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IFC’s Survey of Belarussian SMEs Reveals Barriers to Business Development, Outlines Areas for Reform


IFC, Minsk
Nadezhda Sinelnik
Phone: (375 17) 219 7811
Fax: (375 17) 222 7440
E-mail: nsinelnik@ifc.org

Minsk, Belarus, March 6, 2006—The second annual survey of the business climate in Belarus revealed that it takes, on average, 118 days and $976 to register a business and obtain all necessary operating permits. Complex regulatory procedures, including tax administration, business registration, business inspections, and obtaining operating permits impede private sector development of business in Belarus.

These are some key findings of an SME survey conducted by IFC with financial support from the Swedish International Development and Cooperation Agency (Sida). The survey polled 1,200 Belarussian companies and individual entrepreneurs operating in the small and medium enterprise sector across the country. The IFC survey gives the country’s policy makers an entrepreneur’s view on regulatory procedures as well as recommendations on how to address regulatory constrains to SME development.

The latest report shows that Belarus made some progress in reducing some regulatory barriers, namely those caused by business inspections. In 2004, the total share of SMEs inspected fell to 66% (from 90% in 2003), while the average duration of an inspection was halved. Yet despite such welcome developments, inspections in Belarus remain some of the most time-consuming the CIS region: the average firm spends over a month being inspected, and undergoes 10 different inspections annually. For comparison, the average number of annual inspections per firm in Ukraine is 9, 3 in Georgia, and 1 in Uzbekistan.

The Belarus SME survey identifies regulatory procedures that hinder the development of the SME sector. These include:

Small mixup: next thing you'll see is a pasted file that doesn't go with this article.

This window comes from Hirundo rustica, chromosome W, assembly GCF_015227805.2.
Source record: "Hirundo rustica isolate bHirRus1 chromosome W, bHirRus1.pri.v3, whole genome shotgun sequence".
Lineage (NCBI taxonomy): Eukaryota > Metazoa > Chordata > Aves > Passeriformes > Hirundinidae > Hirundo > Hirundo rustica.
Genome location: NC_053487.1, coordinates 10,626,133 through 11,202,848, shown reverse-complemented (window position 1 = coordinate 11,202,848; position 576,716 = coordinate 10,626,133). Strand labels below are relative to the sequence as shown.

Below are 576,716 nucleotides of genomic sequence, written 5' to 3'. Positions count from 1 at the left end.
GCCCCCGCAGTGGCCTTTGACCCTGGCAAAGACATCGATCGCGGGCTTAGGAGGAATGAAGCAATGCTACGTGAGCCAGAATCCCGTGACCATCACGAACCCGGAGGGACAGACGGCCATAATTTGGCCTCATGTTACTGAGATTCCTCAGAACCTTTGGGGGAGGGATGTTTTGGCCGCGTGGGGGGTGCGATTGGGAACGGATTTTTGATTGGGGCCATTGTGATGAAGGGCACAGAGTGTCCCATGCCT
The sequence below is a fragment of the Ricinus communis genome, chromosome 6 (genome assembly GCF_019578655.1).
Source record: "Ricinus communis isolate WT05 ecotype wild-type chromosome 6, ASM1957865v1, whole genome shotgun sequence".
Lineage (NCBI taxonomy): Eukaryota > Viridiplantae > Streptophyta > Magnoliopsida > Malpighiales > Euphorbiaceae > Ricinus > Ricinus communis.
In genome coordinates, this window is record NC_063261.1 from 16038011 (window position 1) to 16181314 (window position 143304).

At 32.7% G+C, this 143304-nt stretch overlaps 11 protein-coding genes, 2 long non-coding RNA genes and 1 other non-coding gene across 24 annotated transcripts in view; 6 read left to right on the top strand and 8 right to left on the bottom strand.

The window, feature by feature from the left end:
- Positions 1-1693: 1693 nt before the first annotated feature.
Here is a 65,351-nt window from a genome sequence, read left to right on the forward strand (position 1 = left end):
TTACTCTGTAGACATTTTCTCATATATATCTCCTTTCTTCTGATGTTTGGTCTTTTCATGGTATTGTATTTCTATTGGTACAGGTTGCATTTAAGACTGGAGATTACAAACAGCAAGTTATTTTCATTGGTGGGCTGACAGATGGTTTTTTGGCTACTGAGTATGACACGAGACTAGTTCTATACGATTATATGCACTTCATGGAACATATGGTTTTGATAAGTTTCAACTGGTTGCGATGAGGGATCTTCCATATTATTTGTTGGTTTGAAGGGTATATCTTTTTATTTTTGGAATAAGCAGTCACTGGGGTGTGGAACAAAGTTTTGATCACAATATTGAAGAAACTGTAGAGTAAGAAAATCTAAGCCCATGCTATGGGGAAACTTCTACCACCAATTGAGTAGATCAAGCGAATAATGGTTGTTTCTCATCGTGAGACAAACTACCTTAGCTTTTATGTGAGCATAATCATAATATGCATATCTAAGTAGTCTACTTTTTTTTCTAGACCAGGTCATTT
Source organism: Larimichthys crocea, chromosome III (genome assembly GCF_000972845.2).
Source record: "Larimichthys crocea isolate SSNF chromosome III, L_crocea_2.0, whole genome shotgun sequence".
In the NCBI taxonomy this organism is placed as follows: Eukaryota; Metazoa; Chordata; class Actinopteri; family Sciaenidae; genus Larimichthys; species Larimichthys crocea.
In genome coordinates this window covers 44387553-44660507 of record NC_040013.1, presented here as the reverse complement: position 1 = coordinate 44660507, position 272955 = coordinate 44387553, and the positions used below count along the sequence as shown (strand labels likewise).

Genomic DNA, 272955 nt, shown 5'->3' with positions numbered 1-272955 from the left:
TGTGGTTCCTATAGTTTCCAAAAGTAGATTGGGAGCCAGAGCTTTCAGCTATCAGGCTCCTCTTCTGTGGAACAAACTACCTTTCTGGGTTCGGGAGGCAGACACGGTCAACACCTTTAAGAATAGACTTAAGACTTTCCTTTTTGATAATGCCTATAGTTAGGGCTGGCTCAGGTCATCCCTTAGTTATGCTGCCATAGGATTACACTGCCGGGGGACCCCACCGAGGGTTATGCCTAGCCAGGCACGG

-        Permits: Two-thirds of respondents who obtained permits in 2004 described this process as either complex or exceedingly complex. On average, an SME needs five permits before it can begin operations, while it takes 2 calendar months and $230 to obtain each of these permits.
-        Registration. Two-thirds of SMEs that registered in 2004 described the procedure as complex. On average, it takes 3 months and $750 to register an SME in Belarus. Entrepreneurs cited the key problems as involvement of an excessive number of state agencies in the registration process and the significant number of documents required.
-        Licensing. The list of activities requiring licensing remains lengthy: it includes 49 types of businesses and 350 subtypes. Some 70% of applicants find licensing procedures complex.

The IFC study and recommendations on how to improve the business climate were welcomed by the government, particularly the Ministry of Economy, which has invited IFC to collaborate further in this area. As a result of interaction in 2005, the government started work on permit system reform in cooperation with IFC. In addition, IFC-drafted proposals on how to streamline the permit system were included in the Economic Ministry’s working paper on “Support for Entrepreneurship in 2006-2010.” IFC also cooperates with the State Control Committee to boost the efficiency of inspections and with the Ministry of Justice to improve business registration procedures.

The International Finance Corporation
The International Finance Corporation is the private sector arm of the World Bank Group and is headquartered in Washington, D.C. IFC coordinates its activities with the other institutions of the World Bank Group but is legally and financially independent. Its 178 member countries provide its share capital and collectively determine its policies.

The mission of IFC is to promote sustainable private sector investment in developing and transition countries, helping to reduce poverty and improve people’s lives. IFC finances private sector investments in the developing world, mobilizes capital in the international financial markets, helps clients improve social and environmental sustainability, and provides technical assistance and advice to governments and businesses. From its founding in 1956 through FY05, IFC has committed more than $49 billion of its own funds and arranged $24 billion in syndications for 3,319 companies in 140 developing countries. IFC’s worldwide committed portfolio as of FY05 was $19.3 billion for its own account and $5.3 billion held for participants in loan syndications.  For more information, visit
www.ifc.org.

The Swedish International Development and Cooperation Agency (Sida) is a government agency that reports to Sweden’s Ministry of Foreign Affairs. It is responsible for most of the country’s contributions to international development work, with the goal of improving the standard of living of poor people and eradicating poverty.